For decades, we have associated candy canes with Christmas (and now many go a step further correlating the sweets with the Disneyland Resort), but where and when did these minty, sticky candies originate? Around the seventeenth century, European Christians began to adopt the use of Christmas trees during the Christmas celebrations, and decorated their pine trees with foods such as cookies and sugar-­stick candies. Supposedly, the first historical reference to the familiar curved “J” shape of the candy dates back to 1670 when a choirmaster at the Cologne Cathedral in Germany bent the sugar-­‐sticks into canes to represent a shepherd’s staff. The choirmaster could then not only use the all-­‐white candy as a method for appeasing the often restless and noisy children during a church service, but also use it as an educational tool as well—the crook could serve as a way for the children to remember the story of the shepherds who came to visit the baby Jesus. (Mikkelson).


Centuries later in 1847, records show America inherited the candy cane when a German immigrant, August Imgard decorated his Christmas tree in his Wooster, Ohio home with the all-­‐white crooked treats. Imgard, the town’s tailor, began to miss his Bavarian home with the approaching Christmas season, and decided bringing in a spruce tree from the nearby creek into his house to decorate would help alleviate some of that homesickness (Winkleman). However, the invention of the stripes on the candies remains a mystery. Nonetheless, Christmas cards prior to 1900 illustrate all-­‐white candy canes, and cards post 1900 depict the customary striped curved sweets we know and love today. Moreover, around the same time as the introduction of the red ribbon on candy canes, candy makers began to add peppermint and wintergreen flavors to the confectionary, thus, becoming the long-­‐ lasting traditional seasonal flavors over the years (Bellis).

Historical accounts of the choirmaster in Germany and a more recent report of a candy maker in Indiana who “stained” candy canes with red stripes to show “the stripes of the scourging Jesus received”, prove problematic as accurate documentation for both remain nonexistent. Perhaps the cryptic tales of this holiday treat add to its appeal…


Nevertheless, we do know that in 1919, Bob McCormack produced candy canes for local use and sales in Albany, Georgia, and by the middle of the century his company (originally the Famous Candy Company, then the Mills-­‐McCormack Candy Company, and later Bob’s Candies) had become one of the world’s leading candy cane producers. However, while these candy canes were largely made by machine, they did require workers to physically bend them into the signature “J” shape, which limited production quantities. Some years later, McCormack’s brother-­‐in-­‐law, a Catholic priest named Gregory Harding Keller, resolved this issue by inventing the Keller Machine, which automated the process of shaping straight candy sticks into candy canes (Mikkelson).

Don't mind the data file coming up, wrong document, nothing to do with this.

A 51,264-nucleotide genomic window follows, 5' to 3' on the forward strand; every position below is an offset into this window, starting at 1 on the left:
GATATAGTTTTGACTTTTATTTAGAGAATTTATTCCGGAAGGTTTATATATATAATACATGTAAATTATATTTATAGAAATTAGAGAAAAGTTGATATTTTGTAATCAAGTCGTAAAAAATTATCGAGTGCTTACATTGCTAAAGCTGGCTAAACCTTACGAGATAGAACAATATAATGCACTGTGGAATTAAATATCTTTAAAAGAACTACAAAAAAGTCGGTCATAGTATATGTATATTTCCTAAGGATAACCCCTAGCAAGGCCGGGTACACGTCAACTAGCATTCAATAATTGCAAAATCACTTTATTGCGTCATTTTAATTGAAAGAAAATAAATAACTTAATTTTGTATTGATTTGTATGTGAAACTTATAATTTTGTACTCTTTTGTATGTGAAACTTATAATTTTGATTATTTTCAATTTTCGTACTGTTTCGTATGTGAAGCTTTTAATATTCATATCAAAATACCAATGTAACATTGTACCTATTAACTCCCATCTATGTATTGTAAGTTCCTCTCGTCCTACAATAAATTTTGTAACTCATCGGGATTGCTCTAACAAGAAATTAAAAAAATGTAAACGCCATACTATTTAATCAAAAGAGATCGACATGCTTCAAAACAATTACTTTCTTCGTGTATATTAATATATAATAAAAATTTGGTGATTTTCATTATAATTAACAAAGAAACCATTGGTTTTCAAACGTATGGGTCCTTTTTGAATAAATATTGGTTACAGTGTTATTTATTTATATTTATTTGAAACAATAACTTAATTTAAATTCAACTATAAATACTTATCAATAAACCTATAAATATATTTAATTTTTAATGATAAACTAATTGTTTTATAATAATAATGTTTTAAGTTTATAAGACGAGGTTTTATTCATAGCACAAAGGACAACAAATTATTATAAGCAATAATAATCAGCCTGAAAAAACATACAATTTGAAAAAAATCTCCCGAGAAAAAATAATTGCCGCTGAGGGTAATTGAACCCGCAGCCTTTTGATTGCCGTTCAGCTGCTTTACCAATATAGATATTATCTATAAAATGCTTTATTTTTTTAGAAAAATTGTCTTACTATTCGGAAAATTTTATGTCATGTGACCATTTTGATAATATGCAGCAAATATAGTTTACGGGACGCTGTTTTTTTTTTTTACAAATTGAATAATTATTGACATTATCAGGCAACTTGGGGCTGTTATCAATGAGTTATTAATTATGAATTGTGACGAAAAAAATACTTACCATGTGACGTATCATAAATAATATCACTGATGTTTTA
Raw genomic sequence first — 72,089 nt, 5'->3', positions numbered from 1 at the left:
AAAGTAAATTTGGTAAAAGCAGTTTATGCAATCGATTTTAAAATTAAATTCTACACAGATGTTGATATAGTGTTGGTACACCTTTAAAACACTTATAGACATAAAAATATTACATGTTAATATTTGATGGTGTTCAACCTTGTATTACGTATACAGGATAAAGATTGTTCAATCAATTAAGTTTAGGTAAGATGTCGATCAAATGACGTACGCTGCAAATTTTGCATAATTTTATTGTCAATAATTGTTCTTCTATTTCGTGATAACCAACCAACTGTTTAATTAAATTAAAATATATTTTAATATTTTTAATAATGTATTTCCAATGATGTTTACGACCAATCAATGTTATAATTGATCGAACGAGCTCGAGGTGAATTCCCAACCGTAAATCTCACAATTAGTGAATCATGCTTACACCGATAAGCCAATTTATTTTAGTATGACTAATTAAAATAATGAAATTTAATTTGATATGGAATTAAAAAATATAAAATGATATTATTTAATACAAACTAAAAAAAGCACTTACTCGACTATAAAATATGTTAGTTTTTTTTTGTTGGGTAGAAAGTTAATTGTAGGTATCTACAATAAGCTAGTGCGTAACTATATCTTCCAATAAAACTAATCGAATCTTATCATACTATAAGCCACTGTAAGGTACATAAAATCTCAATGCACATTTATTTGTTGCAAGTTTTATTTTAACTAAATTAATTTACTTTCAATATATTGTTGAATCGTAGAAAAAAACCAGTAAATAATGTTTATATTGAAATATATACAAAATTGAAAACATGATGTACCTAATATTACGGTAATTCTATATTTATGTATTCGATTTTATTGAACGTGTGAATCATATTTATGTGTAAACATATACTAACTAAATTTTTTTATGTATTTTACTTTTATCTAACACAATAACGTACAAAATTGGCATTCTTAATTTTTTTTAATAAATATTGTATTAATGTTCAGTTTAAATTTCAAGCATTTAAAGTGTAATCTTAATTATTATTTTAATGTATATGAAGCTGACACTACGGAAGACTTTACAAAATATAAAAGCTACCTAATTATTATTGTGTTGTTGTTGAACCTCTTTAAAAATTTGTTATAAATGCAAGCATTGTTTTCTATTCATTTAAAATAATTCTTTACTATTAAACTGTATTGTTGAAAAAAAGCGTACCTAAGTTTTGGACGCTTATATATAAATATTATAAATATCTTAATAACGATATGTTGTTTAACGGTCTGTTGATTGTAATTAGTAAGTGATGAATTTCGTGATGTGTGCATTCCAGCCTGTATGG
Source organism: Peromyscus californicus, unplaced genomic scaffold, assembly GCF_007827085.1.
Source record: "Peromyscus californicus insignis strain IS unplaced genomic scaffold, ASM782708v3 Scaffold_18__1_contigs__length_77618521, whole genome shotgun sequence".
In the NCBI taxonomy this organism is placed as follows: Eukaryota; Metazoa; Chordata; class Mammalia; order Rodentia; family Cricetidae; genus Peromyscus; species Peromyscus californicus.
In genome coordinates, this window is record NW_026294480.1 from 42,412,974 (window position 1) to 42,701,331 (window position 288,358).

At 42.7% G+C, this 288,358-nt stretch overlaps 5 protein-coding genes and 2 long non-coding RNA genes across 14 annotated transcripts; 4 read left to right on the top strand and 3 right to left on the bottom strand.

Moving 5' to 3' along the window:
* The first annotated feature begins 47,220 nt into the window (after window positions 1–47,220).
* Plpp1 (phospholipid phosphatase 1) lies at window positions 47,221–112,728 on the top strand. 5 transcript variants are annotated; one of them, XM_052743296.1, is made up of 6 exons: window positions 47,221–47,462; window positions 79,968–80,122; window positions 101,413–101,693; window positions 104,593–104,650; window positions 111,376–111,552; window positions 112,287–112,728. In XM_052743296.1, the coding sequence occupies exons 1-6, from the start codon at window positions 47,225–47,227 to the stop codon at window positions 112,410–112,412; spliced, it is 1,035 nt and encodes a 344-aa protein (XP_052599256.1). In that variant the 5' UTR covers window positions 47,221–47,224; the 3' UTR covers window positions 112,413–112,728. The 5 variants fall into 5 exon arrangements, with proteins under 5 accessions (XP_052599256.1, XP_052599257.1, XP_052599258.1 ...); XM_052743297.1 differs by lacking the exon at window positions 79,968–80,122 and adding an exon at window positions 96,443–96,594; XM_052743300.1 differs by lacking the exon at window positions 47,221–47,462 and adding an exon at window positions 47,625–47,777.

Thank you, Mr. Keller for your genius, but these Disney fans, myself included, now prefer racing down Main Street U.S.A. or Buena Vista Street to adopt a candy cane treated with tenderness and skill from the hands of three different humans.

On the day I visited the park, the three confectionary wizards, Brian, Sarah, and forty-­‐year veteran Rob, huddled in their tiny heated kitchen, using a Disneyland recipe dating back to 1968. The candy makers perform a two-­‐hour-­‐long process to eventually conjure their treasures for this Christmas season. All Disney guests, regardless of whether a distinguished wristband adorns their wrist on that day or not, can witness the “lost art” of hand made candy making by simply gazing into the Candy Palace’s kitchen windows at Disneyland. The candy makers labor away in their signature white uniforms and red-­‐striped neckerchiefs in 95-­‐degree-­‐ Fahrenheit heat to work their magic with the blob-­‐like form of sugar, water, and a little bit of corn syrup. Since they can easily control their indoor environment, Rob and his fellow candy makers use about 90% sugar and minuscule amounts of corn syrup to create a less-­‐preservative-­‐induced treat. While relieving himself from the intentionally heated kitchen as he waited for the sugary-­‐water concoction to boil to a temperature of 313˚F, Rob explained to me that larger kitchens require lots of corn syrup in their candy to make it pliable throughout the candy making process. The extremely warm conditions of his kitchen allow the desired elasticity in his candy to prevent the sugar from hardening too rapidly and breaking.